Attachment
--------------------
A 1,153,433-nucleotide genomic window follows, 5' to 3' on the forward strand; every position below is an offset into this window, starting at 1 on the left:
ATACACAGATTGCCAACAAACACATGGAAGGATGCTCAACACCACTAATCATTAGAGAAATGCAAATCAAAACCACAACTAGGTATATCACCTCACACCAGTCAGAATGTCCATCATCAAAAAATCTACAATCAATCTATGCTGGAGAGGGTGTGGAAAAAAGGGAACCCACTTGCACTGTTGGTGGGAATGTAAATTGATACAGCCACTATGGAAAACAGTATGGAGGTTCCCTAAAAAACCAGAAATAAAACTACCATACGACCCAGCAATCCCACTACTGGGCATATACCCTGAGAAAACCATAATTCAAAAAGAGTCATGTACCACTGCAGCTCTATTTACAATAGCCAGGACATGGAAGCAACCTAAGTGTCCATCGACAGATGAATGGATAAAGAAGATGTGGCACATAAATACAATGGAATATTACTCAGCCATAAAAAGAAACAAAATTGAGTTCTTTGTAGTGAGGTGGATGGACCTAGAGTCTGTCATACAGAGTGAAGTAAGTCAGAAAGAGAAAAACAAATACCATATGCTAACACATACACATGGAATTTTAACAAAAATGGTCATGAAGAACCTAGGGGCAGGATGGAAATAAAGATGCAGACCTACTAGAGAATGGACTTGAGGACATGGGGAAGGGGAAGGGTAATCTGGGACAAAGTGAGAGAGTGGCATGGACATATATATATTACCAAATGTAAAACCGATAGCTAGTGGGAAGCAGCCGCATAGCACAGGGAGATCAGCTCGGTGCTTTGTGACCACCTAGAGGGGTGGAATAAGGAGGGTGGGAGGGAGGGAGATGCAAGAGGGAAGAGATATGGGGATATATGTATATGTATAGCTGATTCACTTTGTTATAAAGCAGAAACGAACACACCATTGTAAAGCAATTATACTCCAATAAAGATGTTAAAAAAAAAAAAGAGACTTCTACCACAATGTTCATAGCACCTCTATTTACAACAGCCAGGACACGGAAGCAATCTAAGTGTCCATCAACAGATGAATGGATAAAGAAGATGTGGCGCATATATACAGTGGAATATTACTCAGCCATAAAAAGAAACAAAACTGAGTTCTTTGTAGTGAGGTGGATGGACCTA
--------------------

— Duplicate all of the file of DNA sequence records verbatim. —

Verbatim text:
A 1,153,433-nucleotide genomic window follows, 5' to 3' on the forward strand; every position below is an offset into this window, starting at 1 on the left:
ATACACAGATTGCCAACAAACACATGGAAGGATGCTCAACACCACTAATCATTAGAGAAATGCAAATCAAAACCACAACTAGGTATATCACCTCACACCAGTCAGAATGTCCATCATCAAAAAATCTACAATCAATCTATGCTGGAGAGGGTGTGGAAAAAAGGGAACCCACTTGCACTGTTGGTGGGAATGTAAATTGATACAGCCACTATGGAAAACAGTATGGAGGTTCCCTAAAAAACCAGAAATAAAACTACCATACGACCCAGCAATCCCACTACTGGGCATATACCCTGAGAAAACCATAATTCAAAAAGAGTCATGTACCACTGCAGCTCTATTTACAATAGCCAGGACATGGAAGCAACCTAAGTGTCCATCGACAGATGAATGGATAAAGAAGATGTGGCACATAAATACAATGGAATATTACTCAGCCATAAAAAGAAACAAAATTGAGTTCTTTGTAGTGAGGTGGATGGACCTAGAGTCTGTCATACAGAGTGAAGTAAGTCAGAAAGAGAAAAACAAATACCATATGCTAACACATACACATGGAATTTTAACAAAAATGGTCATGAAGAACCTAGGGGCAGGATGGAAATAAAGATGCAGACCTACTAGAGAATGGACTTGAGGACATGGGGAAGGGGAAGGGTAATCTGGGACAAAGTGAGAGAGTGGCATGGACATATATATATTACCAAATGTAAAACCGATAGCTAGTGGGAAGCAGCCGCATAGCACAGGGAGATCAGCTCGGTGCTTTGTGACCACCTAGAGGGGTGGAATAAGGAGGGTGGGAGGGAGGGAGATGCAAGAGGGAAGAGATATGGGGATATATGTATATGTATAGCTGATTCACTTTGTTATAAAGCAGAAACGAACACACCATTGTAAAGCAATTATACTCCAATAAAGATGTTAAAAAAAAAAAAGAGACTTCTACCACAATGTTCATAGCACCTCTATTTACAACAGCCAGGACACGGAAGCAATCTAAGTGTCCATCAACAGATGAATGGATAAAGAAGATGTGGCGCATATATACAGTGGAATATTACTCAGCCATAAAAAGAAACAAAACTGAGTTCTTTGTAGTGAGGTGGATGGACCTA